Forest Bound aimed to engage Edinburgh-based ethnic minority groups with forest landscapes by using art-science approaches.

The project created spaces where communities that face additional barriers to access nature/outdoor spaces can interact with forests.

We organised forest walks and a workshop session where we used visual arts to explore people's connection to forests and begin conversations on how these overlap with key biological processes such as adaptation and resilience. Material from the activities was curated and displayed at a community group art exhibition in Edinburgh in February, 2023.

Forest Bound was funded by the Natural Environment Research Council (NERC) until February 2023 as part of the Growing Roots 2 call and was a partnership between the UK Centre for Ecology & Hydrology (UKCEH), Edinburgh and Lothians Regional Equality Council (ELREC), artist Tamsin Grainger, and Written in Film.

Film by Written in Film

Opening-up the outdoors

Ethnic minority groups are underrepresented in green spaces and face additional barriers to access and gain the benefits of spending time in nature. Reasons for this include:

  • Limited access in low income areas
  • Cultural and/or language barriers
  • Unease and feeling unwelcome 
  • Lack of public imagery depicting ethnic minority groups in green spaces

Many public engagement approaches are designed based on the assumption that a deficit of information is the greatest barrier to engagement. This not only ignores the specific limitations different communities experience, but prioritises knowledge dissemination methods that are not targeted and can be ineffective to get people excited about environmental science research. Potentially more effective means of engagement are thus often unexplored and underfunded.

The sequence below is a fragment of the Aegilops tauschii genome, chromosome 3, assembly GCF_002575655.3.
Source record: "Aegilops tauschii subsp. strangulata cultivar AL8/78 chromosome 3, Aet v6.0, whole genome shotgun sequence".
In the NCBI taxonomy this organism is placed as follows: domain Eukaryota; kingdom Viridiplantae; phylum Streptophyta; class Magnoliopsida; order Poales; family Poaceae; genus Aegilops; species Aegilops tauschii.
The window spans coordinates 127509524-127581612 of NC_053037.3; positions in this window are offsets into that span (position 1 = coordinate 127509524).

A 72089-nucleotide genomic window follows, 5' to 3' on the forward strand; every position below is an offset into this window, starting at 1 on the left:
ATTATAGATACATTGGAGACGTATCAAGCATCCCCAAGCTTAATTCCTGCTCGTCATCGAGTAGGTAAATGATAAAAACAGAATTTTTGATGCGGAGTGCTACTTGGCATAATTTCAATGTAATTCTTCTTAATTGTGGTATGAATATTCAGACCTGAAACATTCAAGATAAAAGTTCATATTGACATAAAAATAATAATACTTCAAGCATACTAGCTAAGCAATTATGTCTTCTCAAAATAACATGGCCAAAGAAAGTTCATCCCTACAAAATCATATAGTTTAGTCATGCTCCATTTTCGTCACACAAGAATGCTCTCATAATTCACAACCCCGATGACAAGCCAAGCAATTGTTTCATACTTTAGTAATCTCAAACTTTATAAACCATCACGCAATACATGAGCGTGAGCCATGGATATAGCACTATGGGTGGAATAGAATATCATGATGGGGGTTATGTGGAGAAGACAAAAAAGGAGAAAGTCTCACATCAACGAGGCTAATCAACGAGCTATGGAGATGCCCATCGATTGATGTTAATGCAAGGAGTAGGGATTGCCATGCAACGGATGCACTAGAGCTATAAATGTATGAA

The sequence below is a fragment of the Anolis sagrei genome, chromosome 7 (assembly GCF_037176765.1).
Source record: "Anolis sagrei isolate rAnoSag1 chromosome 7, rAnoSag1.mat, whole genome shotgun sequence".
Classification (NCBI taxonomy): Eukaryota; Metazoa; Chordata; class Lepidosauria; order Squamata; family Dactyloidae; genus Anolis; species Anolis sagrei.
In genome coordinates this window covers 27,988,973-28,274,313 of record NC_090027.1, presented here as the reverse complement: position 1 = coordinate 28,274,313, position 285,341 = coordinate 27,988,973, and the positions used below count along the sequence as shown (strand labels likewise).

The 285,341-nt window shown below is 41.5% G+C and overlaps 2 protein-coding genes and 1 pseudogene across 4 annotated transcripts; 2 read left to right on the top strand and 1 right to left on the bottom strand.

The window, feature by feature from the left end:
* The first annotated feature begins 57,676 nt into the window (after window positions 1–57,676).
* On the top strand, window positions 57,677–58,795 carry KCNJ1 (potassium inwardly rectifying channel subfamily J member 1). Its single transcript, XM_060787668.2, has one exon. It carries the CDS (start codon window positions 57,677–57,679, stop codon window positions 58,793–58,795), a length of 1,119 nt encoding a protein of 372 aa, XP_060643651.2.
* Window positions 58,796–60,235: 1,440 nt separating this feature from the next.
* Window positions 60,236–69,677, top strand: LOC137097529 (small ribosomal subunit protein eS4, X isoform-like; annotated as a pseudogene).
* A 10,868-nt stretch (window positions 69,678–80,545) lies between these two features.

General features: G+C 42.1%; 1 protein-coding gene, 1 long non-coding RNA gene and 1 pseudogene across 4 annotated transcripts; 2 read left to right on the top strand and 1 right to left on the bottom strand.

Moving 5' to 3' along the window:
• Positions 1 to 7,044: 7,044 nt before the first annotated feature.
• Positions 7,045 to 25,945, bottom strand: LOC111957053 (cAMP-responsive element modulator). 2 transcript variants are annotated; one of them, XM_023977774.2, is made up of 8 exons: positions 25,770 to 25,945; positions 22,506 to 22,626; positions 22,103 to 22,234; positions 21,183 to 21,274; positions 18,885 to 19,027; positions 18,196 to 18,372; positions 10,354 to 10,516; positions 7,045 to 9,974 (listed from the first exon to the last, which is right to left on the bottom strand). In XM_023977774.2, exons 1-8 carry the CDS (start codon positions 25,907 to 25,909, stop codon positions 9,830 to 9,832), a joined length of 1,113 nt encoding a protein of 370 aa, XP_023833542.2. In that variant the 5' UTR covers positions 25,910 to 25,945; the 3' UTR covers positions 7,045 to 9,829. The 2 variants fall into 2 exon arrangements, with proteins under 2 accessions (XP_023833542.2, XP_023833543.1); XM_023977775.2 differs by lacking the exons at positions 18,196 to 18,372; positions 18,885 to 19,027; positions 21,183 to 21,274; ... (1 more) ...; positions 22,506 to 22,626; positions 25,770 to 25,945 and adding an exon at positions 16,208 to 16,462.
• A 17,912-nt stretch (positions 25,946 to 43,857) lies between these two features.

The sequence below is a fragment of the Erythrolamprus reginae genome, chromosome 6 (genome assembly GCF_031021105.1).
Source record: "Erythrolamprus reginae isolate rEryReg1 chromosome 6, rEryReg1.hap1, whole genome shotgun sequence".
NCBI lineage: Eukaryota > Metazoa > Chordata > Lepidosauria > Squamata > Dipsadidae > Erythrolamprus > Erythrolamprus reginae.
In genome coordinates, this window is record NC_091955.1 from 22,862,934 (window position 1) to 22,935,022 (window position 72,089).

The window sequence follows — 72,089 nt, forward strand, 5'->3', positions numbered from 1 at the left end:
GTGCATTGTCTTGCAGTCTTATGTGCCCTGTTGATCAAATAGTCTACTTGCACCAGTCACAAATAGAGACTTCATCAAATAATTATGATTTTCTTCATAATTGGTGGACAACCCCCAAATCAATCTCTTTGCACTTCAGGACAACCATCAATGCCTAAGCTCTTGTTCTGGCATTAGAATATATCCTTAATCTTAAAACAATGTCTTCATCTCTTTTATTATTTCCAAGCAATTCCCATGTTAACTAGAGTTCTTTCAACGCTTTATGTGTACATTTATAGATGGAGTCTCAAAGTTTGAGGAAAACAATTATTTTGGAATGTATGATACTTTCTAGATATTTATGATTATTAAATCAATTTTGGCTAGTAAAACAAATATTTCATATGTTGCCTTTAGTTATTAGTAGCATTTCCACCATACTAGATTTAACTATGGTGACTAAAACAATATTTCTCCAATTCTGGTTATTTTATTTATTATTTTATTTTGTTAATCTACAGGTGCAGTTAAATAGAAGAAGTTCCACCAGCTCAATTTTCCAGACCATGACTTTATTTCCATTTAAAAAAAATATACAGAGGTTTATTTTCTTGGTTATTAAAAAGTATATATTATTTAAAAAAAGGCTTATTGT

Forest Bound trialed public engagement approaches based on the collaboration of visual arts and environmental science. The project facilitated spaces so communities underrepresented in the outdoors could engage with forest environments while bringing attention to their experiences and values. 


Identifying mushrooms in the Black Wood of Rannoch


Bark rubbings in Roslin Glen

Responsible delivery

This project was based on the principle that participants, in the full diversity and intersectionality of their experiences (particularly those that restrict access to the outdoors, and by extension, the opportunity to connect with local environments) enrich all outcomes and provide a representative idea of people's experiences and relationship to forests.

Liaison with communities and participants convened by ELREC was done through the respective group's Link Officers, who also acted as translators where language barriers were a consideration. ELREC staff supported all activities and helped ensure everyone had equitable opportunities to access, engage and feedback on the project. Informed prior consent was obtained to capture any images, footage and audio related to the project.


Photos taken by participants during the forest walks



UKCEH staff